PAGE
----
I’ve shared these with you before but it’s worth repeating! These are just a few of the revelations God has given us about Jesus:
We have this as a sure and steadfast anchor of the soul, a hope that enters into the inner place behind the curtain, where Jesus has gone as a forerunner on our behalf, having become a high priest forever after the order of Melchizedek (Hebrews 6:19-20 ESV).
Jesus is the anchor of the soul. What a great confession for the believer. Jesus is the one who holds us steady in the sea of chaos. Jesus is the sure and steadfast one who reaches to the depth of our soul. Jesus is our high priest who hears our confessions of sin and intercedes for us.
We read in Colossians how God reveals the supremacy of Jesus:
He is the image of the invisible God, the firstborn of all creation. For by him all things were created, in heaven and on earth, visible and invisible, whether thrones or dominions or rulers or authorities—all things were created through him and for him. And he is before all things, and in him all things hold together. And he is the head of the body, the church. He is the beginning, the firstborn from the dead, that in everything he might be preeminent. For in him all the fullness of God was pleased to dwell, and through him to reconcile to himself all things, whether on earth or in heaven, making peace by the blood of his cross (Colossians 1:15-20 ESV).
Jesus is the embodiment of the law and the prophets (maybe that’s why some people thought he was one of the prophets).
“Do not think that I have come to abolish the Law or the Prophets; I have not come to abolish them but to fulfill them. For truly, I say to you, until heaven and earth pass away, not an iota, not a dot, will pass from the Law until all is accomplished. (Matthew 5:17-18 ESV).
Jesus is our identity as Christians. There is nothing we can do apart from this connection.
“I am the true vine, and my Father is the vinedresser. Every branch in me that does not bear fruit he takes away, and every branch that does bear fruit he prunes, that it may bear more fruit. Already you are clean because of the word that I have spoken to you. Abide in me, and I in you. As the branch cannot bear fruit by itself, unless it abides in the vine, neither can you, unless you abide in me. I am the vine; you are the branches. Whoever abides in me and I in him, he it is that bears much fruit, for apart from me you can do nothing” (John 15:1-5 ESV).
Being Christian means we are identified in a particular way – as Christians, as those who know who Jesus is and what Peter confessed, and what we confess in Jesus Christ. It means we are connected to Jesus. We are connected in such a way that the name goes with us, the name of Jesus.
Why is this important? What does it say about us? How shall we live in response to this revelation? Why is this passage important to know and cherish?
Well you know the answers:
This passage identifies what others think about Christ, then and now. Then he was just another prophet. Now he is seen by many in even less impressive ways, good dude, historical figure, made up story. We can know that many people have no idea who Jesus is or why it is important to know.
This passage identifies who Peter and the disciples believed Jesus to be and thus identifies Christ as the Christ, the Son of the living God. This helped to shape their lives from this time on. It did not leave the disciples full of faith and strength because we know they all would later abandoned and Peter even denied knowing Jesus. But the confession and belief kept them in the kingdom even if they stepped out of the gate once in a while.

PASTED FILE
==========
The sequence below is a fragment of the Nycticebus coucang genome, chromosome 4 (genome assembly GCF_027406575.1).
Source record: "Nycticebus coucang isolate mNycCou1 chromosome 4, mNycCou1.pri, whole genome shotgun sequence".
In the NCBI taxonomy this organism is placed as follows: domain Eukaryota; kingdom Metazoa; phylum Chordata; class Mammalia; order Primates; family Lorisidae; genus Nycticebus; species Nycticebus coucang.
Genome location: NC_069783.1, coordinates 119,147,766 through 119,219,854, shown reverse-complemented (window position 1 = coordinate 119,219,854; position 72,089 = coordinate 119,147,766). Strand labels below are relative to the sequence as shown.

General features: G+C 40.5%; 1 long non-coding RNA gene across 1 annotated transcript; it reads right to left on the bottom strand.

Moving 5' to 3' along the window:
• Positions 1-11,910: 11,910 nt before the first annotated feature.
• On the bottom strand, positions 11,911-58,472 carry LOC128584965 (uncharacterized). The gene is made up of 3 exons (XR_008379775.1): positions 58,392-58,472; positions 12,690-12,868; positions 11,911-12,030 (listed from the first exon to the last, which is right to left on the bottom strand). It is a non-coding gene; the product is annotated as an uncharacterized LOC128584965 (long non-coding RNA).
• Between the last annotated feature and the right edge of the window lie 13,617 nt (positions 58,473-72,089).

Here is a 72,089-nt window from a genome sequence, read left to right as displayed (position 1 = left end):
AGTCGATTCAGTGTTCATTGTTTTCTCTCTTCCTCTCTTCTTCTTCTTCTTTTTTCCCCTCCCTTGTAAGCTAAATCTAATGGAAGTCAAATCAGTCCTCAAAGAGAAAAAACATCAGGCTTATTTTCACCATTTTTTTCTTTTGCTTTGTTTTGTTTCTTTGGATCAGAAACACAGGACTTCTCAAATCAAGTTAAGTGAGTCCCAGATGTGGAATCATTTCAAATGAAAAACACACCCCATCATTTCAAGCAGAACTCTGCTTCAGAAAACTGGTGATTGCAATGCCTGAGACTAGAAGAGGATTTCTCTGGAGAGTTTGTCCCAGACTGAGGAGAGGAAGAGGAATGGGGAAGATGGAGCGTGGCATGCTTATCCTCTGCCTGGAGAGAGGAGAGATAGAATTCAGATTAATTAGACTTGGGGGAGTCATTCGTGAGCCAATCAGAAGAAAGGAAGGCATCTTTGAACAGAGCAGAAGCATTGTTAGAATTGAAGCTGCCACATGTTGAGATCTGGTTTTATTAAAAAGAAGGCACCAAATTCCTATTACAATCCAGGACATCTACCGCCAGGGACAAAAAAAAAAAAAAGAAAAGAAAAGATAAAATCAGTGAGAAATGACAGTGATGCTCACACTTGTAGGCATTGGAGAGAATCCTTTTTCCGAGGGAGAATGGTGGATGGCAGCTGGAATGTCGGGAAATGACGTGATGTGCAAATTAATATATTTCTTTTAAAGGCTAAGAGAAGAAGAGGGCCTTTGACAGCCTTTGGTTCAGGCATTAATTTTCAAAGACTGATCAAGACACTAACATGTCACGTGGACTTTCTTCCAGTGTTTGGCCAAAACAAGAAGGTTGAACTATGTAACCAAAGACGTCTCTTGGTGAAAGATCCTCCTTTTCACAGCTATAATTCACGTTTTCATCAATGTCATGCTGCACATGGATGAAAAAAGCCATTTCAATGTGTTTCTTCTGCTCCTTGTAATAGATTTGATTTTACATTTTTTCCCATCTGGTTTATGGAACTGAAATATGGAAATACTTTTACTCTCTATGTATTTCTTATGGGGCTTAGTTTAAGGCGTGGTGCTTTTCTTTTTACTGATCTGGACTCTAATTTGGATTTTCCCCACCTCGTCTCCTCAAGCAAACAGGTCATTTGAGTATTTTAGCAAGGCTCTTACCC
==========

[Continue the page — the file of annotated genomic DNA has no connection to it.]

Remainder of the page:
This revelation of the Christ is given by God. This, I think, is crucial to know because we are not that smart, first off. But we are also so tainted by sin that our eyes would be blind to Jesus without the regenerating grace and mercy of God that gives us eyes to see and mouths to confess.
Because we know see and confess, we can stand strong in the face of cultural changes and opposition to the faith. We know that the gates of hell will not prevail against the foundation of the Church. Jesus is the Christ! This even the demons know and they tremble.
In the end this passage also identifies who we are. We are Christians, that means, we identify with Jesus in such a way that He Himself defines our existence. Jesus is our very life. I heard a great speaker on Friday who was talking about owning our identity, in his case it was not just our identity in Christ, which takes precedence over all else, but also in owning our ethnicity and offering that to others as a part of our witness to Christ. I won’t go into the forty-five minute explanation he offered, but suffice it to say that we are called to claim ownership in our Christian identity to the point that Jesus becomes our offering to everyone. We cannot shy away from this confessional life of Christ. We cannot be ashamed of the gospel. We cannot be frightened by what others may say about Jesus and thus also say about us.
Instead, we go forth with boldness and gentleness and courage and conviction and love. We go forth knowing who Jesus is and thus who we are. We go with His word in our hearts, words like these ten passages we have spent time with, passages that speak of a new creation, being born again, God’s love, Ten Commandments, the Great Commandment, or the Great Commission. We carry these passages and we carry the name of Jesus and we carry the confession of who He is. Carry is well. Carry it with the intention of sharing it and expressing it in love and hope and faith. Jesus is the Christ, the Son of the living God. This is our confession and our identity. Own it and give it to others that they may come to own it as well. Amen.